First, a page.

US Airways Group Inc. and larger competitor Delta Air Lines Inc. (DAL:US) were among the top performers in an index of U.S. carriers after overcoming a sluggish economy to post monthly unit-revenue growth.
Passenger revenue for each seat flown a mile, a measure of airline performance, rose 4 percent at Atlanta-based Delta and 1 percent at US Airways. Miles traveled by paying passengers increased at both carriers, according to statements.
The Bloomberg U.S. Airlines Index climbed 3.4 percent, the most since Aug. 20, with US Airways outperforming the other nine members. The Tempe, Arizona-based carrier rose 7.4 percent to $11.22 at the close of New York trading, while Delta advanced 3.7 percent to $8.88.
“The macro headlines are scary out there, so the fact that demand seems to be pretty stable is pretty good,” said Michael Derchin, a CRT Capital Group analyst in Stamford, Connecticut. “The airlines have also been doing a very good job of preemptively reducing capacity growth to keep it in line with demand.”
United Continental Holdings Inc. (UAL:US), the world’s largest airline, jumped 5.4 percent to $19.07 after disclosing plans to cut available seating capacity for a second time in the remainder of the year.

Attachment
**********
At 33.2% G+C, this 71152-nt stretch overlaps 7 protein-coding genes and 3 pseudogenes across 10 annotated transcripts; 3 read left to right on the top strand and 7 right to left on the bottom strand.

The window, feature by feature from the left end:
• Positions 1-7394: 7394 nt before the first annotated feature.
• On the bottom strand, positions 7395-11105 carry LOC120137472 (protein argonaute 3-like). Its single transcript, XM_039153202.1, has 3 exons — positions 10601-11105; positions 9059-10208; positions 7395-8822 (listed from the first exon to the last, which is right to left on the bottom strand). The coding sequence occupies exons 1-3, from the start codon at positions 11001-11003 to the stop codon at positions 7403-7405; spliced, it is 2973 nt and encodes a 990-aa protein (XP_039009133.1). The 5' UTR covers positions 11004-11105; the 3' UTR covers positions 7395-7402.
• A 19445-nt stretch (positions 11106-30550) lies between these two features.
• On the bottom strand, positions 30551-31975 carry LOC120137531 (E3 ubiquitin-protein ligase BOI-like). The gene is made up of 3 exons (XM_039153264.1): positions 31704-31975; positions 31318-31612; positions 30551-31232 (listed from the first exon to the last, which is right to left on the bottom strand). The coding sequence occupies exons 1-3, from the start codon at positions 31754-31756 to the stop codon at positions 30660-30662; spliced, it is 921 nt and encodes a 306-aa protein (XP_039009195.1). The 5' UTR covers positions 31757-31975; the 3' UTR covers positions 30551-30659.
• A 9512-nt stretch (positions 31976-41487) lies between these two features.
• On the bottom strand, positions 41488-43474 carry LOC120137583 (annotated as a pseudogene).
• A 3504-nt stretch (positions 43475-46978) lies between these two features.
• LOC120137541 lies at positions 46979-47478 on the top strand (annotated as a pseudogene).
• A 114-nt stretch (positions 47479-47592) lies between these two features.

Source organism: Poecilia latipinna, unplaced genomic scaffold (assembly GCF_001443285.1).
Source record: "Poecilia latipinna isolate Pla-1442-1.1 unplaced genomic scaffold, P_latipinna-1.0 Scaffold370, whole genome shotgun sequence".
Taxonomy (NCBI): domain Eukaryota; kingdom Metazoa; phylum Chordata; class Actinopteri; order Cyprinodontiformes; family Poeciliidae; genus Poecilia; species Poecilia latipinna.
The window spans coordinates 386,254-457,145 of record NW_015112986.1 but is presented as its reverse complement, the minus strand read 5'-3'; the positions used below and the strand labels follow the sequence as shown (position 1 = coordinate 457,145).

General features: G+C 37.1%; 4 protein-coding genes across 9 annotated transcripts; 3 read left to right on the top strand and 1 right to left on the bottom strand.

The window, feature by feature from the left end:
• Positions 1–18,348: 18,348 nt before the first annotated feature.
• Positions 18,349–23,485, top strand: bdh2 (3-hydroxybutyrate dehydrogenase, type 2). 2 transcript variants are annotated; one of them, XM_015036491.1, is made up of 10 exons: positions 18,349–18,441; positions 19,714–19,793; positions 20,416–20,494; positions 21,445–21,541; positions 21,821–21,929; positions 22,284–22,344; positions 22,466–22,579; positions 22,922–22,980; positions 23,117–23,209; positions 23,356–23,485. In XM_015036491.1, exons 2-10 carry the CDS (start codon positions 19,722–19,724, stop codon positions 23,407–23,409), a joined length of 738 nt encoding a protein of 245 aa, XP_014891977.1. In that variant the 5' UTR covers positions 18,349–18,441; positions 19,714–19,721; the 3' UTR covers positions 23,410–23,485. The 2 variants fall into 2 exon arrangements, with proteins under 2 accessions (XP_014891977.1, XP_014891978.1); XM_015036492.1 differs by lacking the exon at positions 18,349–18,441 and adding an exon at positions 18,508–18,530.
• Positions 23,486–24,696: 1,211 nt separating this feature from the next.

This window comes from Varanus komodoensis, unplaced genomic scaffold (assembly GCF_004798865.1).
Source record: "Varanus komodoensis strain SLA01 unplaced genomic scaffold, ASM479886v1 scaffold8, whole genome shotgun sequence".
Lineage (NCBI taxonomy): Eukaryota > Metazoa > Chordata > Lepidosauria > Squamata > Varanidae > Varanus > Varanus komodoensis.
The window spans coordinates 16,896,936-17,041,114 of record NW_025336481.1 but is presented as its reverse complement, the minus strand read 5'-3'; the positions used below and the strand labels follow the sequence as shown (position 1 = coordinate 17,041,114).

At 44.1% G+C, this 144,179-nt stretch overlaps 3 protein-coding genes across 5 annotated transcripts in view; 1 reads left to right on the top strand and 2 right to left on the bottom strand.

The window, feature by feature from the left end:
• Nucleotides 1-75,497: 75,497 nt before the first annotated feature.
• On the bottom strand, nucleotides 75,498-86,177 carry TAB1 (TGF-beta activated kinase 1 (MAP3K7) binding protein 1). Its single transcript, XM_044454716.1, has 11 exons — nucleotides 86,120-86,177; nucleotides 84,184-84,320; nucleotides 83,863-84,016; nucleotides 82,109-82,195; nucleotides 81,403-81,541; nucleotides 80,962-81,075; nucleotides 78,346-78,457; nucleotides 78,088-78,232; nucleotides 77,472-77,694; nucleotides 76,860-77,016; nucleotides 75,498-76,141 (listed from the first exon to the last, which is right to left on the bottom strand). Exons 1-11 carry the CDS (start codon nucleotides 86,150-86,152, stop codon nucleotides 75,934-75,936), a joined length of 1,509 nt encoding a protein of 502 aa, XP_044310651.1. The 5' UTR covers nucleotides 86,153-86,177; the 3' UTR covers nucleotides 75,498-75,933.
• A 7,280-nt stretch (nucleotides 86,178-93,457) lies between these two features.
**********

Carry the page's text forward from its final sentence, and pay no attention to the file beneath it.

United said it would trim available seating by about 1 percentage point, citing concern that the slowing economy would hurt demand. That brought the Chicago-based company’s total planned reduction for the four-month period to 2 percent to 3 percent.
“We are beginning to see some modest slowness in the economic outlook and we’re responding accordingly,” Chief Financial Officer John Rainey said at a Dahlman Rose & Co. transportation conference in New York.
Companies still are making core business trips, even though some have reduced discretionary travel to conventions or conferences, US Airways President Scott Kirby said at the conference. Pricing remains strong, he said.
“Leisure demand, the best proxy for the underlying economy, remains strong,” Kirby said. “As we get into the fourth quarter and there is more certainty around the election and the situation in Europe, we’re set up for a demand environment that can improve.”
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